Yes, the bank bailout has increased the cost of our borrowing and added to our burden of debt. But let's get back to plain speaking: it does not lie at the core of our chronic fiscal problem which is a child of terrible economic management during an unsustainable and reckless boom period. Question the way in which the banks are bailed out by all means. But if you argue that they shouldn't be saved, you need to deal with the consequences. And please stop attempting to hide our terrible medium term fiscal outlook behind the bank rescue.

James Conran said...

I don't think there's any denying that whatever fiscal medicine we need to take would be less if it weren't for all the money we're borrowing to prop up the financial sector. I don't understand how anyone can honestly think they're completely seperate - it's all money, it's all borrowed and it's all on the state's balance sheet, so if sovereign solvency is the issue and fiscal retrenchment is the solution then it's all equally to blame. (Note, however, that money pumped into the bank is hopefully a once-off whereas the things likely to get cut - social welfare, public sector pay etc. - are recurring costs, so €4bn saved in 2010 is €8bn in 2011 and so on.)

James Conran said...

But you don't tell us what is to be done with Anglo - it's nationalised and even if it weren't it's covered by the guarentee, like it or not. I presume the state, as owner, has limited liability, just as private shareholders do, so legally at least default should be an option. Is this your position - don't put any more money into Anglo, default instead (and hope it's not seen as sovereign default)?

Slí Eile said...

@Tomaltach @James Conran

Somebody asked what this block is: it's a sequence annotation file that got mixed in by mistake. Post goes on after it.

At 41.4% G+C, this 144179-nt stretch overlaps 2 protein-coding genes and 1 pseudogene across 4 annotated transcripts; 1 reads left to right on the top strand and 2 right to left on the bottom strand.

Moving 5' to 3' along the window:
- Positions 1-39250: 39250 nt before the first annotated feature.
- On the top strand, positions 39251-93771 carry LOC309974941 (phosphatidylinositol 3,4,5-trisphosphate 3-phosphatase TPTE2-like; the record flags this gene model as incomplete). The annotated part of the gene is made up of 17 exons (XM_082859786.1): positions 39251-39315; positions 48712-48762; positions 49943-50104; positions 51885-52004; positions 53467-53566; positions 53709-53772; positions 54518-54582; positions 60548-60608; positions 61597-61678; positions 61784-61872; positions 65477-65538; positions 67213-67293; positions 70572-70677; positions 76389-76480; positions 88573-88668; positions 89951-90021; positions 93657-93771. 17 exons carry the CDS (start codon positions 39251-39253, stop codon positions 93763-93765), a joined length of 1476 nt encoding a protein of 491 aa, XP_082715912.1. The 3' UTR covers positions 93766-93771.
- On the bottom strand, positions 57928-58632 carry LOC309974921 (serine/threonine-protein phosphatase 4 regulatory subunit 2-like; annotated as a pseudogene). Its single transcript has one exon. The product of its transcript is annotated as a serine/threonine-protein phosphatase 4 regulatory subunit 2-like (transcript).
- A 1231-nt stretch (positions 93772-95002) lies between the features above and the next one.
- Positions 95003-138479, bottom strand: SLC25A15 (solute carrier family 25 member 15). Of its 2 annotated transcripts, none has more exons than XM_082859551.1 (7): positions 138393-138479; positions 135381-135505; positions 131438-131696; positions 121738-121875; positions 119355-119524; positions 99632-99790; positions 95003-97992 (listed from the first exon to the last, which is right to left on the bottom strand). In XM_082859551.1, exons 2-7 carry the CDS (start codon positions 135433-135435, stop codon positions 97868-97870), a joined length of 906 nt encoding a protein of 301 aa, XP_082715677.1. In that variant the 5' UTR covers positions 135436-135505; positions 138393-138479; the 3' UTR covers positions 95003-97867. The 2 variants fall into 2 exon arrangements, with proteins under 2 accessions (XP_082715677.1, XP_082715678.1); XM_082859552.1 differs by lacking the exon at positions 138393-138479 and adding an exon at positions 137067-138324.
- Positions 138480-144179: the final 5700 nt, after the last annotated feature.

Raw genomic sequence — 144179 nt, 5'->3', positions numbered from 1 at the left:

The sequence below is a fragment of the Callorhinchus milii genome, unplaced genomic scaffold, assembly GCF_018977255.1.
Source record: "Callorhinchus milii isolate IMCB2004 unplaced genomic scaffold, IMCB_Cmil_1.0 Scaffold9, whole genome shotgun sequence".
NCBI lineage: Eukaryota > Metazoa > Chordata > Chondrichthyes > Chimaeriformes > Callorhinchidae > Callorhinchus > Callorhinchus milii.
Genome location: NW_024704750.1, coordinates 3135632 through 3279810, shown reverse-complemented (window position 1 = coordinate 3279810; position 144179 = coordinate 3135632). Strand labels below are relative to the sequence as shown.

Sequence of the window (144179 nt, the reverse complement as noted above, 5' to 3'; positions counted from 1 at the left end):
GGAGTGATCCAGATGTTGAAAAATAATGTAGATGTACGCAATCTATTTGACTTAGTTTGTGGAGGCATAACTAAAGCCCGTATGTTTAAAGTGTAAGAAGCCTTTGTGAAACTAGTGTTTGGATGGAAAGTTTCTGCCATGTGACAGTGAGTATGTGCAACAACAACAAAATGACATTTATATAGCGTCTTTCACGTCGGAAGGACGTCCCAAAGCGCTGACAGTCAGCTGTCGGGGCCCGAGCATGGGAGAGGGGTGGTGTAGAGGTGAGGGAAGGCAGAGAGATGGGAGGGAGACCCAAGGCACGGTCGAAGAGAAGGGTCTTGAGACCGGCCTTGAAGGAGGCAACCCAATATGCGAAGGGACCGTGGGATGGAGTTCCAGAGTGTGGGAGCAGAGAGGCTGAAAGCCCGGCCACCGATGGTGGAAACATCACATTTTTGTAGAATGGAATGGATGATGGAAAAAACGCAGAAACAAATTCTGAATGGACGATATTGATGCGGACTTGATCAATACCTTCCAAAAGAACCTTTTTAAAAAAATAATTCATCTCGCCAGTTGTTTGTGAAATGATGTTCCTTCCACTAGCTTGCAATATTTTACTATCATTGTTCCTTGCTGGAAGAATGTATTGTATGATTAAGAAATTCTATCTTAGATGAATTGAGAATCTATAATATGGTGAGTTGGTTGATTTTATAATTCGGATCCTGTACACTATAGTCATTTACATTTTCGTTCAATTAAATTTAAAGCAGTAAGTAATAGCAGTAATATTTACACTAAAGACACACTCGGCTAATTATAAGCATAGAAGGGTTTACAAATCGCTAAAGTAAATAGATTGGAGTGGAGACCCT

You raise important and challenging questions.
The context for this discussion is an extraordinary claim made by some commentators who should know better. Take for example the following written by Colm McCarthy on 16 August:
""A particularly mischievous impression being propagated is that the budget deficit, likely to be about €20 billion in the current year, is in part a reflection of financial assistance already extended to the banks. This is simply untrue; the deficit is the gap between rising government spending under the usual headings and collapsing tax revenues. The amounts injected to date into the banks have come from the National Pension Reserve Fund, not from the budget. The fiscal gap is too wide and needs to be bridged, banks or no banks.""
This is simply not the case as the Department of Finance Exchequer Statement of 2 October clearly shows.
You say that the tie the two so closely is ‘completely disingenuous’. I would respond by saying that, rather, to disassociate the two is disingenuous. The fact is, that in the absence of this massive one-off transfer to Anglo-Irish our borrowing would be less by €4bn in the 12 months ending September 2009. In other words, we are told that there is no alternative to an adjustment of €4bn in the budget. However, if the Anglo transfer had not gone ahead then, logically, the adjustment could be less by €4bn or – alternatively the period of adjustment could be less by one year.